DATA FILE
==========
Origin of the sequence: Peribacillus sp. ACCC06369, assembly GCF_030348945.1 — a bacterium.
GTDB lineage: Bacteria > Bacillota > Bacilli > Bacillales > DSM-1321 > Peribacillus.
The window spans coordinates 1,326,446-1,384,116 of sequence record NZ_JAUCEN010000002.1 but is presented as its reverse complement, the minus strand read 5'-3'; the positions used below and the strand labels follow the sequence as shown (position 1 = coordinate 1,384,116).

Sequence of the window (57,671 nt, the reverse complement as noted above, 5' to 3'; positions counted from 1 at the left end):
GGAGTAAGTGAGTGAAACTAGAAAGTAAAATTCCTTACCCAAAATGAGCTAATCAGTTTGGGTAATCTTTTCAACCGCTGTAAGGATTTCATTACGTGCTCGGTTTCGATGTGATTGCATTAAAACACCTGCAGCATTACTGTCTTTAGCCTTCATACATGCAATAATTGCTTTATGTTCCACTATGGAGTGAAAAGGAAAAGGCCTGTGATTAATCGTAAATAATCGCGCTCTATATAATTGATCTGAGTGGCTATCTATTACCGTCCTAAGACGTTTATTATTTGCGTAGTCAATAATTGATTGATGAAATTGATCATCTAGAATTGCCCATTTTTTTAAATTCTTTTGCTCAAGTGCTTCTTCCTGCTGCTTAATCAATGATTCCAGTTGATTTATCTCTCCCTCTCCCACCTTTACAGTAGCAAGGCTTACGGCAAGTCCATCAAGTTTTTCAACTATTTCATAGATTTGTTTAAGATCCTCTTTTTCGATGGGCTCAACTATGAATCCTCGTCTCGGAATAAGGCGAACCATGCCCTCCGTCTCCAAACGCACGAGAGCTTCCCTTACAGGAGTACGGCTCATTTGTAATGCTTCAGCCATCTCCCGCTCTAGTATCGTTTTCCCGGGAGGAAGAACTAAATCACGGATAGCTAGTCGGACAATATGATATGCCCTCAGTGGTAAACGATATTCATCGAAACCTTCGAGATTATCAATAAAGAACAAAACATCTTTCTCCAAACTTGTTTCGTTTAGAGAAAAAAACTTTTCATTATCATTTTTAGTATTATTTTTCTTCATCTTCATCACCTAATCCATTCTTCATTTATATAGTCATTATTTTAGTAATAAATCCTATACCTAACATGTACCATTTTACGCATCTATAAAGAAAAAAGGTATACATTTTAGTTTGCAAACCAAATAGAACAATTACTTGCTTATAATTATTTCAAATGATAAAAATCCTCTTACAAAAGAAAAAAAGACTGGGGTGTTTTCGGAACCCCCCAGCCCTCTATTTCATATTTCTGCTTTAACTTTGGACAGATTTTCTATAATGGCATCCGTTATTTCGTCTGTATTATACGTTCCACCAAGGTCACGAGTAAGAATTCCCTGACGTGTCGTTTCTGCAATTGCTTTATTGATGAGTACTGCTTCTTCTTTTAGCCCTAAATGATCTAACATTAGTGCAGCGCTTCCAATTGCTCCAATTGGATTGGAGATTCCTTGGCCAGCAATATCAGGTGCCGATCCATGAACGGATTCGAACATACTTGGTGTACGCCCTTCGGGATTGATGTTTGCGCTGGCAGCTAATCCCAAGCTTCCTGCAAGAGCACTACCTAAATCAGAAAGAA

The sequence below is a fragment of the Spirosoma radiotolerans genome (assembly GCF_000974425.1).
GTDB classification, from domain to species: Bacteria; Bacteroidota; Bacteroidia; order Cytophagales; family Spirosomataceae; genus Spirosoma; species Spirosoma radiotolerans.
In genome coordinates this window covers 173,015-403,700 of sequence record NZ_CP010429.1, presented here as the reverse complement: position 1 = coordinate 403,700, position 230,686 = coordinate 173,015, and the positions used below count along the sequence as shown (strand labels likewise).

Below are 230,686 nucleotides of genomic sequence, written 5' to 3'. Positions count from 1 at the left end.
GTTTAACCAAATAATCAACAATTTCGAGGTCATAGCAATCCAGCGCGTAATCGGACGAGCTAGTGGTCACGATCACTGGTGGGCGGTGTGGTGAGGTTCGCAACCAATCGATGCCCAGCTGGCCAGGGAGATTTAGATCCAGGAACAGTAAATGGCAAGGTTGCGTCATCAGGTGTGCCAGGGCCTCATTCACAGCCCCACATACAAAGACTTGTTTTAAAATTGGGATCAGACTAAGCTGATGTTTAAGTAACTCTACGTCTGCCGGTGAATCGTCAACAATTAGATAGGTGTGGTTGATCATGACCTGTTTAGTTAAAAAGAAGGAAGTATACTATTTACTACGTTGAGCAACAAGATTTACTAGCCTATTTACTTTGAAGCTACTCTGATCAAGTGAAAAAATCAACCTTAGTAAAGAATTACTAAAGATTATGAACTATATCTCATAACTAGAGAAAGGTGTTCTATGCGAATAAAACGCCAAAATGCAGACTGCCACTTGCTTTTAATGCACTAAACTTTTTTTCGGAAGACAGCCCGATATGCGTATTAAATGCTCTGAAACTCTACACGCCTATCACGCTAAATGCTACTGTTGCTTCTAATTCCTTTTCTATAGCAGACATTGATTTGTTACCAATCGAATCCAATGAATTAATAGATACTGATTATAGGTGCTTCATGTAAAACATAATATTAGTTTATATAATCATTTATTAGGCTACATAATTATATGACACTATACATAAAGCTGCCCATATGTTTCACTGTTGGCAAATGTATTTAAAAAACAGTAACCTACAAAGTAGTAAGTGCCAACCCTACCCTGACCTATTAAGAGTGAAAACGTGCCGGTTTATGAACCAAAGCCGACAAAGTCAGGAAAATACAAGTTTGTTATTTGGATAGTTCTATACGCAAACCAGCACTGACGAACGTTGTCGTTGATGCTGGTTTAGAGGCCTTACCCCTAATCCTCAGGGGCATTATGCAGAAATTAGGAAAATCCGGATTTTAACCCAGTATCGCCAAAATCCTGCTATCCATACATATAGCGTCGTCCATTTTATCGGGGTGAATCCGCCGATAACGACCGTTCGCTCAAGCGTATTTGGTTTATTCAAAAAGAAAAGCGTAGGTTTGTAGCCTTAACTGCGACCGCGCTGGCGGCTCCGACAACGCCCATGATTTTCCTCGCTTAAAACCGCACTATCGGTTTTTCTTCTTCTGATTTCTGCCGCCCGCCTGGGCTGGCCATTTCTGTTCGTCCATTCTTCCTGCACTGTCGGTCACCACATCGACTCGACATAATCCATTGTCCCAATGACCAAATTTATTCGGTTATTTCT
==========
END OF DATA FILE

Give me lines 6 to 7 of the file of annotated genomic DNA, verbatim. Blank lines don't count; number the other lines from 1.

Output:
The sequence below is a fragment of the Spirosoma radiotolerans genome (assembly GCF_000974425.1).
GTDB classification, from domain to species: Bacteria; Bacteroidota; Bacteroidia; order Cytophagales; family Spirosomataceae; genus Spirosoma; species Spirosoma radiotolerans.